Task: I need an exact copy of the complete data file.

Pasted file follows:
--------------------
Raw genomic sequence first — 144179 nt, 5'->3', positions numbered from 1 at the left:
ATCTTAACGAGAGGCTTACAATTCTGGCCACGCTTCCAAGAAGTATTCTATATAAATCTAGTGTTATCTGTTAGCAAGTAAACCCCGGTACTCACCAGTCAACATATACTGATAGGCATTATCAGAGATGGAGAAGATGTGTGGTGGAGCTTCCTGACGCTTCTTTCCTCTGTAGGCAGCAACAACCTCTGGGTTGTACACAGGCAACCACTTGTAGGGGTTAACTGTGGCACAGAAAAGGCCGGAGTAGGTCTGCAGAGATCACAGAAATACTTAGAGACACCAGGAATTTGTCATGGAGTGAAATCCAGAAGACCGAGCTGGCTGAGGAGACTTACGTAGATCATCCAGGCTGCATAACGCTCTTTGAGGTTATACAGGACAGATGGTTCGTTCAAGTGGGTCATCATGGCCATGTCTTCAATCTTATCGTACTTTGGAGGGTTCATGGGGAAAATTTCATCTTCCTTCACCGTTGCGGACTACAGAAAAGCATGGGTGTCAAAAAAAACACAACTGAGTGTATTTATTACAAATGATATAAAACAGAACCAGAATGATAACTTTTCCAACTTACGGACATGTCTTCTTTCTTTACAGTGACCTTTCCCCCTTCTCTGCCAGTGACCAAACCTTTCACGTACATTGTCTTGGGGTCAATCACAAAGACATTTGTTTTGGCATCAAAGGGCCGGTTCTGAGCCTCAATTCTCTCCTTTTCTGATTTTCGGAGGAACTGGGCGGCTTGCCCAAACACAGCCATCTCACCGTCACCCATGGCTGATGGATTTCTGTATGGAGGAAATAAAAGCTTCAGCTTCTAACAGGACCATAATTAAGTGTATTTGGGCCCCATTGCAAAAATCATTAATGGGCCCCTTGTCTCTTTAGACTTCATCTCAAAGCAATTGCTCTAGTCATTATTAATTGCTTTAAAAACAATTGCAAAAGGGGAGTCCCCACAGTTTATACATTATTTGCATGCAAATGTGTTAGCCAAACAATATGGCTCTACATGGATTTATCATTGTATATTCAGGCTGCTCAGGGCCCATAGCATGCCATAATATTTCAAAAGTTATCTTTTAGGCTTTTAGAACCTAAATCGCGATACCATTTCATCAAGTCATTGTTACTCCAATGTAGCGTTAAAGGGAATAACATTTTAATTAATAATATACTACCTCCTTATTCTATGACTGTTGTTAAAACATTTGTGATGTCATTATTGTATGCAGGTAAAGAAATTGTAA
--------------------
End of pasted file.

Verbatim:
Raw genomic sequence first — 144179 nt, 5'->3', positions numbered from 1 at the left:
ATCTTAACGAGAGGCTTACAATTCTGGCCACGCTTCCAAGAAGTATTCTATATAAATCTAGTGTTATCTGTTAGCAAGTAAACCCCGGTACTCACCAGTCAACATATACTGATAGGCATTATCAGAGATGGAGAAGATGTGTGGTGGAGCTTCCTGACGCTTCTTTCCTCTGTAGGCAGCAACAACCTCTGGGTTGTACACAGGCAACCACTTGTAGGGGTTAACTGTGGCACAGAAAAGGCCGGAGTAGGTCTGCAGAGATCACAGAAATACTTAGAGACACCAGGAATTTGTCATGGAGTGAAATCCAGAAGACCGAGCTGGCTGAGGAGACTTACGTAGATCATCCAGGCTGCATAACGCTCTTTGAGGTTATACAGGACAGATGGTTCGTTCAAGTGGGTCATCATGGCCATGTCTTCAATCTTATCGTACTTTGGAGGGTTCATGGGGAAAATTTCATCTTCCTTCACCGTTGCGGACTACAGAAAAGCATGGGTGTCAAAAAAAACACAACTGAGTGTATTTATTACAAATGATATAAAACAGAACCAGAATGATAACTTTTCCAACTTACGGACATGTCTTCTTTCTTTACAGTGACCTTTCCCCCTTCTCTGCCAGTGACCAAACCTTTCACGTACATTGTCTTGGGGTCAATCACAAAGACATTTGTTTTGGCATCAAAGGGCCGGTTCTGAGCCTCAATTCTCTCCTTTTCTGATTTTCGGAGGAACTGGGCGGCTTGCCCAAACACAGCCATCTCACCGTCACCCATGGCTGATGGATTTCTGTATGGAGGAAATAAAAGCTTCAGCTTCTAACAGGACCATAATTAAGTGTATTTGGGCCCCATTGCAAAAATCATTAATGGGCCCCTTGTCTCTTTAGACTTCATCTCAAAGCAATTGCTCTAGTCATTATTAATTGCTTTAAAAACAATTGCAAAAGGGGAGTCCCCACAGTTTATACATTATTTGCATGCAAATGTGTTAGCCAAACAATATGGCTCTACATGGATTTATCATTGTATATTCAGGCTGCTCAGGGCCCATAGCATGCCATAATATTTCAAAAGTTATCTTTTAGGCTTTTAGAACCTAAATCGCGATACCATTTCATCAAGTCATTGTTACTCCAATGTAGCGTTAAAGGGAATAACATTTTAATTAATAATATACTACCTCCTTATTCTATGACTGTTGTTAAAACATTTGTGATGTCATTATTGTATGCAGGTAAAGAAATTGTAA